This study shows that the com system is essential for pathogenicity. Using microarrays, the authors found that the late com genes in all three operons are strongly induced upon infection of macrophages. Employing deletion mutants, the authors showed that only comG proteins (involved in making a Type II protein-secretion pseudopilus) and comEC (a transmembrane channel protein) were required for intracellular growth of Listeria both in macrophages and in mice (but not for growth in broth). These two genes are not necessary for replication of the bacteria in the cytosol, suggesting further that they may play a role earlier on, namely in phagosomal escape. How did they find this out? Cytosolic wild type Listeria nucleate actin filaments but mutants in comG and comEC do not, telling us that they had not escaped from the phagosomes.
The Com proteins required for vesicle escape are under the control of a sole regulatory protein, comK. This protein carries a big load on its shoulders (by contrast, B. subtilis and S. pneumoniae have several Com protein regulators). The comK gene itself is under an interesting control mechanism. In growing Listeria, this gene is not functional because it is interrupted by a temperate prophage but it comes to life when the organism infects host cells. The prophage is now precisely excised by integrase, leaving the two ends of the comK gene to unite to make a functional protein. Such prophage-excision mechanisms to regulate gene expression have been reported in B. subtilis, S. pneumoniae, and a few other species. Mutants with deletions of the comK 5’- or 3’ termini or lacking the entire integrase gene (int) grew like wild type bacteria in broth but were not capable of growth in macrophages. This phenotype was reversed by introducing a plasmid containing either an intact int or a comK gene, suggesting that phage excision is specifically involved in producing an intact comK gene.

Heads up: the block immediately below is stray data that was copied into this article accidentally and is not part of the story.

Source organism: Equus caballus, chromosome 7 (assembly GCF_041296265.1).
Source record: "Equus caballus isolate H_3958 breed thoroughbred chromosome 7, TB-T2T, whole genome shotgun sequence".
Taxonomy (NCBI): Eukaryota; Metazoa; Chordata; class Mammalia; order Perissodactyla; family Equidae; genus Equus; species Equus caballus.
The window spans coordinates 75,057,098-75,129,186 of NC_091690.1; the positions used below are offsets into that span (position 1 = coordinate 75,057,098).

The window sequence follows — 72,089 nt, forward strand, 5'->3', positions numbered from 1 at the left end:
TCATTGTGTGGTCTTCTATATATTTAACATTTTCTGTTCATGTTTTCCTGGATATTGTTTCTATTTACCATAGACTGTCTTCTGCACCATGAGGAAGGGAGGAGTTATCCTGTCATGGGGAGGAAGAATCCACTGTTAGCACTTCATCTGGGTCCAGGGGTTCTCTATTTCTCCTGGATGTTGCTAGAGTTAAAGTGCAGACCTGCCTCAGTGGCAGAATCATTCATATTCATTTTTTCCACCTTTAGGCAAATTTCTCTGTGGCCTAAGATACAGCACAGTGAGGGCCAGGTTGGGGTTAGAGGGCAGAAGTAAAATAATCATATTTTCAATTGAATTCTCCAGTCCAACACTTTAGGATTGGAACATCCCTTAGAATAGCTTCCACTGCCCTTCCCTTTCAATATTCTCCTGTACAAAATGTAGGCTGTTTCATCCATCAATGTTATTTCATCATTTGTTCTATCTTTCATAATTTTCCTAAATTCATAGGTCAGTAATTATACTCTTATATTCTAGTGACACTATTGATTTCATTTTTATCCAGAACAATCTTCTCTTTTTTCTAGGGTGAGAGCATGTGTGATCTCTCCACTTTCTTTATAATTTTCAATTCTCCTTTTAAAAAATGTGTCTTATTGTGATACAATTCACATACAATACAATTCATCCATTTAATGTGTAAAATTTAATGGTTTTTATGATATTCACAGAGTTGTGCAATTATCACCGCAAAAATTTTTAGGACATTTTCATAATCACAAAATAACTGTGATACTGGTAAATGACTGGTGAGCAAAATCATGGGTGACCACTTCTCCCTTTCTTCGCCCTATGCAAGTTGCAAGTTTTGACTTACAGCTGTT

Unlike other systems where the prophages involved in excision are cryptic or remnants of a phage, this Listeria prophage actually encodes for an active, viable phage. Surprisingly, a plaque assay revealed that although the prophage had been excised from the genome, the usual ensuing sequence of phage propagation and release of mature virions was blocked in the infected macrophages. Why phage maturation is aborted here is not yet known, nor is the signal that activates the integrase gene within the phagosomal vesicle. It would seem like a good thing for Listeria to have a mechanism to inhibit lytic phage formation, but what is it? Something about the conditions within the vacuole maybe?
This paper reveals a unique control mechanism contributing to virulence in L. monocytogenes. Some as yet unknown signal within the phagosome triggers excision of the prophage from the bacterial genome, liberating an intact and functional transcriptional regulator that allows expression of proteins from the three com operons. This leads to the formation of two components involved in phagosomal escape. Exit from the phagosome into the host cell cytosol is of critical importance and is required for a successful infection by Listeria. Once again, a pathogenic bacterium demonstrates its ability to select evolving pathways that allow them to fine-tune disease production.
S. Marvin Friedman is Professor Emeritus, Department of Biological Sciences, Hunter College of CUNY, New York City and an Associate Blogger for Small Things Considered.